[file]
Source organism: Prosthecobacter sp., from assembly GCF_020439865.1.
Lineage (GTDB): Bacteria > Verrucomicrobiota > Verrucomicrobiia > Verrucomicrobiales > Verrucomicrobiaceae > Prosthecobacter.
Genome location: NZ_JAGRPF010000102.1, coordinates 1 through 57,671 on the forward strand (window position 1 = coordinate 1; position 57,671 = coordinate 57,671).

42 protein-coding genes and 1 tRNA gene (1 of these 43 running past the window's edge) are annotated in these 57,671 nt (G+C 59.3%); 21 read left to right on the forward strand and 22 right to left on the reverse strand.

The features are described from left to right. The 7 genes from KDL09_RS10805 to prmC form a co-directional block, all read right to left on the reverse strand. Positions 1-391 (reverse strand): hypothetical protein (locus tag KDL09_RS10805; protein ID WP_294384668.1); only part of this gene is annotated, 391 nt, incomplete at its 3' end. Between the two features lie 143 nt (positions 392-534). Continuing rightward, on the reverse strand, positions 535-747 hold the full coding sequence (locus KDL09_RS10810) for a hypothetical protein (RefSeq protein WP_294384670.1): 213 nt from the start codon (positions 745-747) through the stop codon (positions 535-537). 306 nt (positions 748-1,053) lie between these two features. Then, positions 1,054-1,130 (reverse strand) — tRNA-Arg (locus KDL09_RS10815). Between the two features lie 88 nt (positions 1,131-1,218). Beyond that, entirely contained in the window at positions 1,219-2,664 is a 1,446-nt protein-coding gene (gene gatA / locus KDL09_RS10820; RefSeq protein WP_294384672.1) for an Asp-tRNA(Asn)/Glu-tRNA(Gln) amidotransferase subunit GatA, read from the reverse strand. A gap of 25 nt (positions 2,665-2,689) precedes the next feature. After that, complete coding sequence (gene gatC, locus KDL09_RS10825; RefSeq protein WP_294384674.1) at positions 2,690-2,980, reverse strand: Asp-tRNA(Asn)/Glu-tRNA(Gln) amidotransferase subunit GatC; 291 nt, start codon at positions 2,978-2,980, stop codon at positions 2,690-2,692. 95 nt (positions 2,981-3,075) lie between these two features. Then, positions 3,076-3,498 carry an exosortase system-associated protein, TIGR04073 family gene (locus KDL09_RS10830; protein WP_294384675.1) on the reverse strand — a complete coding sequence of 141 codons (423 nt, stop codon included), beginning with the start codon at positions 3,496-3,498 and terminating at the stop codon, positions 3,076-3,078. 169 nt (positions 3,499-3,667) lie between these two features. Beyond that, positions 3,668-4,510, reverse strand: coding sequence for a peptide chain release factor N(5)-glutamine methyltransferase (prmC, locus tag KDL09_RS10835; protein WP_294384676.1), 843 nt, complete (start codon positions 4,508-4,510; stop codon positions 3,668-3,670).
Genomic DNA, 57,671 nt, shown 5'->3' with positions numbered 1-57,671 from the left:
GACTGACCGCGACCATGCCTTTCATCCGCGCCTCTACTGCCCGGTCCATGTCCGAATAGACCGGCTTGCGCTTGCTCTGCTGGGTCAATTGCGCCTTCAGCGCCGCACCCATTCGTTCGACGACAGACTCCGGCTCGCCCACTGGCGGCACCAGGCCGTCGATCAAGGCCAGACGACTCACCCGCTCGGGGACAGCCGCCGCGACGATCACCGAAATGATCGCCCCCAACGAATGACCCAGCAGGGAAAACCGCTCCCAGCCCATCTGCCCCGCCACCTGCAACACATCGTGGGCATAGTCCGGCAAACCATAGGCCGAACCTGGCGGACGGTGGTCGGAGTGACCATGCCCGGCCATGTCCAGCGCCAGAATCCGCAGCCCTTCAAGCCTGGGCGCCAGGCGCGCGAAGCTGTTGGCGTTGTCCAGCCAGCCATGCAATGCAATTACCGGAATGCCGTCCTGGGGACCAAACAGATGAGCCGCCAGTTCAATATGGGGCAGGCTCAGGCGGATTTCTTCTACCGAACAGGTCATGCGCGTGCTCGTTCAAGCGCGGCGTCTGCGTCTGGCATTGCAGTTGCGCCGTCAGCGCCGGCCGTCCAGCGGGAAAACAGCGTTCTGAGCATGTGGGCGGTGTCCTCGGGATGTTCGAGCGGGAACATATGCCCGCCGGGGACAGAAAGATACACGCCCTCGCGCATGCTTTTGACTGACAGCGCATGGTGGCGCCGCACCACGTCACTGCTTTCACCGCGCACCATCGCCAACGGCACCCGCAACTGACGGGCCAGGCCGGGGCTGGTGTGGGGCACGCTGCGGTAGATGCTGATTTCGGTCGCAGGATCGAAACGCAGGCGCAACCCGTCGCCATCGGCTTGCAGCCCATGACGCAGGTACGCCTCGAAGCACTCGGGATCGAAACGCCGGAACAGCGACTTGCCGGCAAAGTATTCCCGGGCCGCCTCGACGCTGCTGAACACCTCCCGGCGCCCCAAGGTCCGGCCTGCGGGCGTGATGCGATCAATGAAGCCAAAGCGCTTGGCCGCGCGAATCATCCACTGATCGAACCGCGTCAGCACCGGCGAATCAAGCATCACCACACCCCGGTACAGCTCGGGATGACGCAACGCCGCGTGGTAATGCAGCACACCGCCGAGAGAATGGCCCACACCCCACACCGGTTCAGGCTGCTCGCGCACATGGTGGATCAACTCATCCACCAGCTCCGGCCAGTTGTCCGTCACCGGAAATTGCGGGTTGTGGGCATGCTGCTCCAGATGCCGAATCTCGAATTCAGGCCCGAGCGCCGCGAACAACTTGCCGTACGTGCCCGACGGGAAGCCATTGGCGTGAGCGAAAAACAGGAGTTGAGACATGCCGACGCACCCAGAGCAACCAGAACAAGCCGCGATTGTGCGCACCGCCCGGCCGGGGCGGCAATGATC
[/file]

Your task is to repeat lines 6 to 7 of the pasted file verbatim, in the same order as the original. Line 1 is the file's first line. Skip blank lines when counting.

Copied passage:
Genomic DNA, 57,671 nt, shown 5'->3' with positions numbered 1-57,671 from the left:
GACTGACCGCGACCATGCCTTTCATCCGCGCCTCTACTGCCCGGTCCATGTCCGAATAGACCGGCTTGCGCTTGCTCTGCTGGGTCAATTGCGCCTTCAGCGCCGCACCCATTCGTTCGACGACAGACTCCGGCTCGCCCACTGGCGGCACCAGGCCGTCGATCAAGGCCAGACGACTCACCCGCTCGGGGACAGCCGCCGCGACGATCACCGAAATGATCGCCCCCAACGAATGACCCAGCAGGGAAAACCGCTCCCAGCCCATCTGCCCCGCCACCTGCAACACATCGTGGGCATAGTCCGGCAAACCATAGGCCGAACCTGGCGGACGGTGGTCGGAGTGACCATGCCCGGCCATGTCCAGCGCCAGAATCCGCAGCCCTTCAAGCCTGGGCGCCAGGCGCGCGAAGCTGTTGGCGTTGTCCAGCCAGCCATGCAATGCAATTACCGGAATGCCGTCCTGGGGACCAAACAGATGAGCCGCCAGTTCAATATGGGGCAGGCTCAGGCGGATTTCTTCTACCGAACAGGTCATGCGCGTGCTCGTTCAAGCGCGGCGTCTGCGTCTGGCATTGCAGTTGCGCCGTCAGCGCCGGCCGTCCAGCGGGAAAACAGCGTTCTGAGCATGTGGGCGGTGTCCTCGGGATGTTCGAGCGGGAACATATGCCCGCCGGGGACAGAAAGATACACGCCCTCGCGCATGCTTTTGACTGACAGCGCATGGTGGCGCCGCACCACGTCACTGCTTTCACCGCGCACCATCGCCAACGGCACCCGCAACTGACGGGCCAGGCCGGGGCTGGTGTGGGGCACGCTGCGGTAGATGCTGATTTCGGTCGCAGGATCGAAACGCAGGCGCAACCCGTCGCCATCGGCTTGCAGCCCATGACGCAGGTACGCCTCGAAGCACTCGGGATCGAAACGCCGGAACAGCGACTTGCCGGCAAAGTATTCCCGGGCCGCCTCGACGCTGCTGAACACCTCCCGGCGCCCCAAGGTCCGGCCTGCGGGCGTGATGCGATCAATGAAGCCAAAGCGCTTGGCCGCGCGAATCATCCACTGATCGAACCGCGTCAGCACCGGCGAATCAAGCATCACCACACCCCGGTACAGCTCGGGATGACGCAACGCCGCGTGGTAATGCAGCACACCGCCGAGAGAATGGCCCACACCCCACACCGGTTCAGGCTGCTCGCGCACATGGTGGATCAACTCATCCACCAGCTCCGGCCAGTTGTCCGTCACCGGAAATTGCGGGTTGTGGGCATGCTGCTCCAGATGCCGAATCTCGAATTCAGGCCCGAGCGCCGCGAACAACTTGCCGTACGTGCCCGACGGGAAGCCATTGGCGTGAGCGAAAAACAGGAGTTGAGACATGCCGACGCACCCAGAGCAACCAGAACAAGCCGCGATTGTGCGCACCGCCCGGCCGGGGCGGCAATGATC